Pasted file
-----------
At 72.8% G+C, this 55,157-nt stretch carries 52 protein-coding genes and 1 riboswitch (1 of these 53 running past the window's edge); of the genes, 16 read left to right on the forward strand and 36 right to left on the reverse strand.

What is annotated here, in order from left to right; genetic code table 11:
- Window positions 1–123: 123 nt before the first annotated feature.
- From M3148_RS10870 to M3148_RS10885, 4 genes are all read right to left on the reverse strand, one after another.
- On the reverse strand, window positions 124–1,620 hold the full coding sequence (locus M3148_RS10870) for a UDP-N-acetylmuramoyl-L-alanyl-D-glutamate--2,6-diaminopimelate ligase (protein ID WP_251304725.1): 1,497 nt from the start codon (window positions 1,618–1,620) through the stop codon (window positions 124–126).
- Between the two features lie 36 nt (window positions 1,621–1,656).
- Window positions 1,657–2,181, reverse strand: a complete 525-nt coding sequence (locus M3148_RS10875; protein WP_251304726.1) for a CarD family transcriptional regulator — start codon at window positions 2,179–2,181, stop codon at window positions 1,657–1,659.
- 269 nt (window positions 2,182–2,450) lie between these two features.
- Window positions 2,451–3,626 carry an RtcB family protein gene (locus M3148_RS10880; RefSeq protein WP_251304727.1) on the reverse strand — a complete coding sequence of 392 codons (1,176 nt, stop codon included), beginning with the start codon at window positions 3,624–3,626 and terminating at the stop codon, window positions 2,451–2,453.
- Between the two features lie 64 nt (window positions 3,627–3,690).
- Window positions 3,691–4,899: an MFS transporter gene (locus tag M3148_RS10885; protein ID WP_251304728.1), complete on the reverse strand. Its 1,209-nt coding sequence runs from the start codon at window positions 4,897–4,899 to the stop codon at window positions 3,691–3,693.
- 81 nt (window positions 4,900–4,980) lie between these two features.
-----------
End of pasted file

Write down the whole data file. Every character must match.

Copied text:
At 72.8% G+C, this 55,157-nt stretch carries 52 protein-coding genes and 1 riboswitch (1 of these 53 running past the window's edge); of the genes, 16 read left to right on the forward strand and 36 right to left on the reverse strand.

What is annotated here, in order from left to right; genetic code table 11:
- Window positions 1–123: 123 nt before the first annotated feature.
- From M3148_RS10870 to M3148_RS10885, 4 genes are all read right to left on the reverse strand, one after another.
- On the reverse strand, window positions 124–1,620 hold the full coding sequence (locus M3148_RS10870) for a UDP-N-acetylmuramoyl-L-alanyl-D-glutamate--2,6-diaminopimelate ligase (protein ID WP_251304725.1): 1,497 nt from the start codon (window positions 1,618–1,620) through the stop codon (window positions 124–126).
- Between the two features lie 36 nt (window positions 1,621–1,656).
- Window positions 1,657–2,181, reverse strand: a complete 525-nt coding sequence (locus M3148_RS10875; protein WP_251304726.1) for a CarD family transcriptional regulator — start codon at window positions 2,179–2,181, stop codon at window positions 1,657–1,659.
- 269 nt (window positions 2,182–2,450) lie between these two features.
- Window positions 2,451–3,626 carry an RtcB family protein gene (locus M3148_RS10880; RefSeq protein WP_251304727.1) on the reverse strand — a complete coding sequence of 392 codons (1,176 nt, stop codon included), beginning with the start codon at window positions 3,624–3,626 and terminating at the stop codon, window positions 2,451–2,453.
- Between the two features lie 64 nt (window positions 3,627–3,690).
- Window positions 3,691–4,899: an MFS transporter gene (locus tag M3148_RS10885; protein ID WP_251304728.1), complete on the reverse strand. Its 1,209-nt coding sequence runs from the start codon at window positions 4,897–4,899 to the stop codon at window positions 3,691–3,693.
- 81 nt (window positions 4,900–4,980) lie between these two features.